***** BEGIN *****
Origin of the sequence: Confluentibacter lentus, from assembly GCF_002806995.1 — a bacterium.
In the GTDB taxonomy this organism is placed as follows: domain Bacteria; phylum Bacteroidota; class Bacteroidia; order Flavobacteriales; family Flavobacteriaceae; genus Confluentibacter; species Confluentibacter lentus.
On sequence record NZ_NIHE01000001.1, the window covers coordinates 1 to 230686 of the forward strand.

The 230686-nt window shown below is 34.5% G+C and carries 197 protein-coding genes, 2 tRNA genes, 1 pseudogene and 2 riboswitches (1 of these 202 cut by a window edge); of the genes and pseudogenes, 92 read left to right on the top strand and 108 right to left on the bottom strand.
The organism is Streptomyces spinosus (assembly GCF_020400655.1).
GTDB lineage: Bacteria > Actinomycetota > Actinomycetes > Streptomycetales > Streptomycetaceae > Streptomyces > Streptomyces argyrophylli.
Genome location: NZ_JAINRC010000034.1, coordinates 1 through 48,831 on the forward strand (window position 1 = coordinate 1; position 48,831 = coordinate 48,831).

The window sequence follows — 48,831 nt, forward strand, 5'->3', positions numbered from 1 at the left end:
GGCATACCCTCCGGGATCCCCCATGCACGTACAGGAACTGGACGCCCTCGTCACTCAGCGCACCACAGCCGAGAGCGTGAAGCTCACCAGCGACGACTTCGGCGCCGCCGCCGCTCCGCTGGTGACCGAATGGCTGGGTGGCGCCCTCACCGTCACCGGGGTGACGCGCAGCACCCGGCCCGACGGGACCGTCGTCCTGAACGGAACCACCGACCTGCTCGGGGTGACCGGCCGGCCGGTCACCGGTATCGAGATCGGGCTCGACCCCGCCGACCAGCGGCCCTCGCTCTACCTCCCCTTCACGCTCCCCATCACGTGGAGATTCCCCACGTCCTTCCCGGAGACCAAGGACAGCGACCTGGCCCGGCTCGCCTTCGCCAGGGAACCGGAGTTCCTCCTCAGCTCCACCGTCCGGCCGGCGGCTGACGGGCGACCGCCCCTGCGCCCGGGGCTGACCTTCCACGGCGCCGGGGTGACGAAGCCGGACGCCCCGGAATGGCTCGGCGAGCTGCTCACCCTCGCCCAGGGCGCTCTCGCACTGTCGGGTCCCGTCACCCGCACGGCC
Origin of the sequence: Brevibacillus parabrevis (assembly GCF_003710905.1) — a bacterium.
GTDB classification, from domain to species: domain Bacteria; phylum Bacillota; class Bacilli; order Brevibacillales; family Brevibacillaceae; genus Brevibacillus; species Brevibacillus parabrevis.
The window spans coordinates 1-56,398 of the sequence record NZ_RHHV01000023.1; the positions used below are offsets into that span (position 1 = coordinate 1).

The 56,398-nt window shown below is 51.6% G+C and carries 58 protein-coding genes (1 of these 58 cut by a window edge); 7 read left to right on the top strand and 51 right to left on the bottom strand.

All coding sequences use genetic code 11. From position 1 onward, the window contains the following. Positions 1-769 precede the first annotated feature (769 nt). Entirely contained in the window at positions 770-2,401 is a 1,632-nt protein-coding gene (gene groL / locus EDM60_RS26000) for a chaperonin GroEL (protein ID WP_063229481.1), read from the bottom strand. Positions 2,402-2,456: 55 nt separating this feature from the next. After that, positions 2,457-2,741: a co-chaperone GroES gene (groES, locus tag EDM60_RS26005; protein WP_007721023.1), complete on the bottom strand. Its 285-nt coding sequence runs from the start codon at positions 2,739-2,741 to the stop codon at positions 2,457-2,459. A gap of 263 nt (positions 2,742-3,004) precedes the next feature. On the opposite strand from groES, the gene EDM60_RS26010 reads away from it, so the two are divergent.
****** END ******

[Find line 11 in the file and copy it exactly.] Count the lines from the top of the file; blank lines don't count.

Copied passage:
GTDB classification, from domain to species: domain Bacteria; phylum Bacillota; class Bacilli; order Brevibacillales; family Brevibacillaceae; genus Brevibacillus; species Brevibacillus parabrevis.